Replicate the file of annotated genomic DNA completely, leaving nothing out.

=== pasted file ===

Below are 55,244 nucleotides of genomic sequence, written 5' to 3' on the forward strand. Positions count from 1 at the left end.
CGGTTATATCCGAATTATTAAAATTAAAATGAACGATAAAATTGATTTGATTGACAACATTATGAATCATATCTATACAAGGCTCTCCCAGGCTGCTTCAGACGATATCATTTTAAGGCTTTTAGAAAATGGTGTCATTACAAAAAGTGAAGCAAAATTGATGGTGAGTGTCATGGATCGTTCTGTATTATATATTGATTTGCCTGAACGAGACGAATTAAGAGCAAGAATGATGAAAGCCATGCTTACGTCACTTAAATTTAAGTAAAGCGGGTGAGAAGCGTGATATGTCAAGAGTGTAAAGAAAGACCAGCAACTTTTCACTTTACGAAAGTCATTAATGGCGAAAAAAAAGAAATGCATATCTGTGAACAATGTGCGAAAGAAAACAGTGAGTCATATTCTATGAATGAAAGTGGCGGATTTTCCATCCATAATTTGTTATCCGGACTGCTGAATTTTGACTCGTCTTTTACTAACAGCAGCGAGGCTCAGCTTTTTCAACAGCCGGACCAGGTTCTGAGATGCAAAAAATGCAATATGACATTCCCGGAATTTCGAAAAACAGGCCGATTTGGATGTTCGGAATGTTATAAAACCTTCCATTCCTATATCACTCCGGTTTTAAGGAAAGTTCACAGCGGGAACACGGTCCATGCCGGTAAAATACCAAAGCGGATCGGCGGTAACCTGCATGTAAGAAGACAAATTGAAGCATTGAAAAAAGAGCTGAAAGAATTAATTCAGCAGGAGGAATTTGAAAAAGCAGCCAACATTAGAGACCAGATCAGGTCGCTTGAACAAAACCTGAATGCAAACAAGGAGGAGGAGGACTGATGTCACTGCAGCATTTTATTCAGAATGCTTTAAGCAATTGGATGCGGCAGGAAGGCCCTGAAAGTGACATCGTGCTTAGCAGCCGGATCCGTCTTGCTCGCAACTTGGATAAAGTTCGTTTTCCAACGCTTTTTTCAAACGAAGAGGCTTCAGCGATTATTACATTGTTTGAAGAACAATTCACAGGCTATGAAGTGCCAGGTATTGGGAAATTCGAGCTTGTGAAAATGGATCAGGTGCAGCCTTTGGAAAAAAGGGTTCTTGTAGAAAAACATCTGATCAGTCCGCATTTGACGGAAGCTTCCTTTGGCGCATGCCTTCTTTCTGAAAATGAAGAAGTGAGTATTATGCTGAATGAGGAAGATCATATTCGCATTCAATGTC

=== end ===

Below are 55,244 nucleotides of genomic sequence, written 5' to 3' on the forward strand. Positions count from 1 at the left end.
CGGTTATATCCGAATTATTAAAATTAAAATGAACGATAAAATTGATTTGATTGACAACATTATGAATCATATCTATACAAGGCTCTCCCAGGCTGCTTCAGACGATATCATTTTAAGGCTTTTAGAAAATGGTGTCATTACAAAAAGTGAAGCAAAATTGATGGTGAGTGTCATGGATCGTTCTGTATTATATATTGATTTGCCTGAACGAGACGAATTAAGAGCAAGAATGATGAAAGCCATGCTTACGTCACTTAAATTTAAGTAAAGCGGGTGAGAAGCGTGATATGTCAAGAGTGTAAAGAAAGACCAGCAACTTTTCACTTTACGAAAGTCATTAATGGCGAAAAAAAAGAAATGCATATCTGTGAACAATGTGCGAAAGAAAACAGTGAGTCATATTCTATGAATGAAAGTGGCGGATTTTCCATCCATAATTTGTTATCCGGACTGCTGAATTTTGACTCGTCTTTTACTAACAGCAGCGAGGCTCAGCTTTTTCAACAGCCGGACCAGGTTCTGAGATGCAAAAAATGCAATATGACATTCCCGGAATTTCGAAAAACAGGCCGATTTGGATGTTCGGAATGTTATAAAACCTTCCATTCCTATATCACTCCGGTTTTAAGGAAAGTTCACAGCGGGAACACGGTCCATGCCGGTAAAATACCAAAGCGGATCGGCGGTAACCTGCATGTAAGAAGACAAATTGAAGCATTGAAAAAAGAGCTGAAAGAATTAATTCAGCAGGAGGAATTTGAAAAAGCAGCCAACATTAGAGACCAGATCAGGTCGCTTGAACAAAACCTGAATGCAAACAAGGAGGAGGAGGACTGATGTCACTGCAGCATTTTATTCAGAATGCTTTAAGCAATTGGATGCGGCAGGAAGGCCCTGAAAGTGACATCGTGCTTAGCAGCCGGATCCGTCTTGCTCGCAACTTGGATAAAGTTCGTTTTCCAACGCTTTTTTCAAACGAAGAGGCTTCAGCGATTATTACATTGTTTGAAGAACAATTCACAGGCTATGAAGTGCCAGGTATTGGGAAATTCGAGCTTGTGAAAATGGATCAGGTGCAGCCTTTGGAAAAAAGGGTTCTTGTAGAAAAACATCTGATCAGTCCGCATTTGACGGAAGCTTCCTTTGGCGCATGCCTTCTTTCTGAAAATGAAGAAGTGAGTATTATGCTGAATGAGGAAGATCATATTCGCATTCAATGTC